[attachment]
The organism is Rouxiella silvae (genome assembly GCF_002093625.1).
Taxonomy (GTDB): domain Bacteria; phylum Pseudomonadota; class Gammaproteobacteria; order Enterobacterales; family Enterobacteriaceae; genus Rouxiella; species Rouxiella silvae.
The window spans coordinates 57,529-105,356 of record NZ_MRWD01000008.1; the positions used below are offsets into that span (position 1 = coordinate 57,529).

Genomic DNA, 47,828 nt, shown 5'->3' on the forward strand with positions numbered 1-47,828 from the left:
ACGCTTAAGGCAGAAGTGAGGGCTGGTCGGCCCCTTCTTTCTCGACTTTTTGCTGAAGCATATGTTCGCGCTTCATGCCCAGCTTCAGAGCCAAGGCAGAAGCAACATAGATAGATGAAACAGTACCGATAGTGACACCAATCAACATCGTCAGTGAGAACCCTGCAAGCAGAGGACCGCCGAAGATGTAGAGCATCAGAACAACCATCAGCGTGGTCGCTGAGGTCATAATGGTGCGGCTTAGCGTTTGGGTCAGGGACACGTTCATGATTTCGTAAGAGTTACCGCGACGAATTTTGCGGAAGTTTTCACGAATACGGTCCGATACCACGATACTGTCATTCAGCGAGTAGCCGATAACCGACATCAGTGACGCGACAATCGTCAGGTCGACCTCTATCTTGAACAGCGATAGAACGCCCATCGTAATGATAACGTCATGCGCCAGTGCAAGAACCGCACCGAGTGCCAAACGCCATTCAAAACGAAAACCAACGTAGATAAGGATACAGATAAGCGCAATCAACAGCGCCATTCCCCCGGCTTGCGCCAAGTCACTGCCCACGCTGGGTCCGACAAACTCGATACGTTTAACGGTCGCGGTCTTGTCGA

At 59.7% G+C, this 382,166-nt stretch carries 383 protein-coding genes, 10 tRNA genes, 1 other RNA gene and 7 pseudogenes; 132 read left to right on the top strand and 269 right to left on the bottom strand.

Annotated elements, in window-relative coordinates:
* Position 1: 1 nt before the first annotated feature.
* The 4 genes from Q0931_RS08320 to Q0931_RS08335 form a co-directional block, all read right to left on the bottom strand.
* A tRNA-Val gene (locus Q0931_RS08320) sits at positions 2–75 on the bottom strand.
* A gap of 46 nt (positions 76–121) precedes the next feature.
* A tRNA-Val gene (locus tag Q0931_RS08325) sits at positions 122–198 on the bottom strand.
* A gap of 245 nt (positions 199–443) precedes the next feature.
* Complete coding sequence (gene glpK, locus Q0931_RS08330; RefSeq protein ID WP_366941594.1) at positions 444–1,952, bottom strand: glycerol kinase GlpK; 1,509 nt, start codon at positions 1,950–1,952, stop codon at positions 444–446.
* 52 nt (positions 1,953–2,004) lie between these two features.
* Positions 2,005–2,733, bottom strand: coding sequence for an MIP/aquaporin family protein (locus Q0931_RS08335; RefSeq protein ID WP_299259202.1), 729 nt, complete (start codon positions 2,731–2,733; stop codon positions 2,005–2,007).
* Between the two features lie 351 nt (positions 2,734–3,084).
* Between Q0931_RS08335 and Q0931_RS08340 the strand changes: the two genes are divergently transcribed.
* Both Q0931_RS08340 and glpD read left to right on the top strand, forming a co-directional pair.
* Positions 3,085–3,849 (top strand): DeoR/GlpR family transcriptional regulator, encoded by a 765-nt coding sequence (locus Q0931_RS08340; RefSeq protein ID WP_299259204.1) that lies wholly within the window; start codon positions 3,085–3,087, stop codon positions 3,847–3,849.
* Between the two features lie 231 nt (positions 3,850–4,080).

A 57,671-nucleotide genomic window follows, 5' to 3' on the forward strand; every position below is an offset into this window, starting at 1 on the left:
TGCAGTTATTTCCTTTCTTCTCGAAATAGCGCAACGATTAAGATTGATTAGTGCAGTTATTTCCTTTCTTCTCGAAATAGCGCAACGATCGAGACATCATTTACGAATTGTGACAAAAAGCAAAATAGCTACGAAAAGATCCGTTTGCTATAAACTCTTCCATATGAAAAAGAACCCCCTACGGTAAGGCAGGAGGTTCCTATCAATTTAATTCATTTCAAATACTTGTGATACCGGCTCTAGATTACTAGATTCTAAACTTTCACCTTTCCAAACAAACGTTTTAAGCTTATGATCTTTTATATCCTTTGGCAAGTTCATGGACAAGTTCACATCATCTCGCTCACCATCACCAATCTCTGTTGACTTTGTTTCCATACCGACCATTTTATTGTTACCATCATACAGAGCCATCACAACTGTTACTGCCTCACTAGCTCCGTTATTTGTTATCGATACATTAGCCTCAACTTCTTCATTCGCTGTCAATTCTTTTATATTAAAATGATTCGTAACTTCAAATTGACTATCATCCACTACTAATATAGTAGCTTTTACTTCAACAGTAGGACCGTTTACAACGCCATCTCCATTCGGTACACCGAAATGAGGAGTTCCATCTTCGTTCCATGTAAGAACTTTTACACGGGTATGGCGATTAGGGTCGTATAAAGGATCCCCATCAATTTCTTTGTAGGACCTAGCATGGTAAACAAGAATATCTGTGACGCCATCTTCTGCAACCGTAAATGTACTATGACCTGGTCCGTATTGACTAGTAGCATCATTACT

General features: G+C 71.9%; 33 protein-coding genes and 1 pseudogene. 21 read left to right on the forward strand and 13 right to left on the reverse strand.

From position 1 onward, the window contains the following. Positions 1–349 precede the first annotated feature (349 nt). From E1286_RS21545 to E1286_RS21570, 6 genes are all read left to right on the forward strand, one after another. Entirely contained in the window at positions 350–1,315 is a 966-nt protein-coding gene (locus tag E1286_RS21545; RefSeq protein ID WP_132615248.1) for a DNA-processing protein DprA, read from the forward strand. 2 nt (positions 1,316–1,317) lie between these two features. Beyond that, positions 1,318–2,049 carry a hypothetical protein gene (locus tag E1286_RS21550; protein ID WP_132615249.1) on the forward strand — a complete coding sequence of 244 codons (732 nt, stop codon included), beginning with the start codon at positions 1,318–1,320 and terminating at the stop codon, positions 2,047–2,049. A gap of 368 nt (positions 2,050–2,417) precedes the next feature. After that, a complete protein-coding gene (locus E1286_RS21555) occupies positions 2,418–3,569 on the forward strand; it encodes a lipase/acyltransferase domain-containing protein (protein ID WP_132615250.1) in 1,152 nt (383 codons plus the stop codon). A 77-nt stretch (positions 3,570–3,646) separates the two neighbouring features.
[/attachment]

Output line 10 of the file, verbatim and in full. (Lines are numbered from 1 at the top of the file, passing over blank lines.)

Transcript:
* A tRNA-Val gene (locus Q0931_RS08320) sits at positions 2–75 on the bottom strand.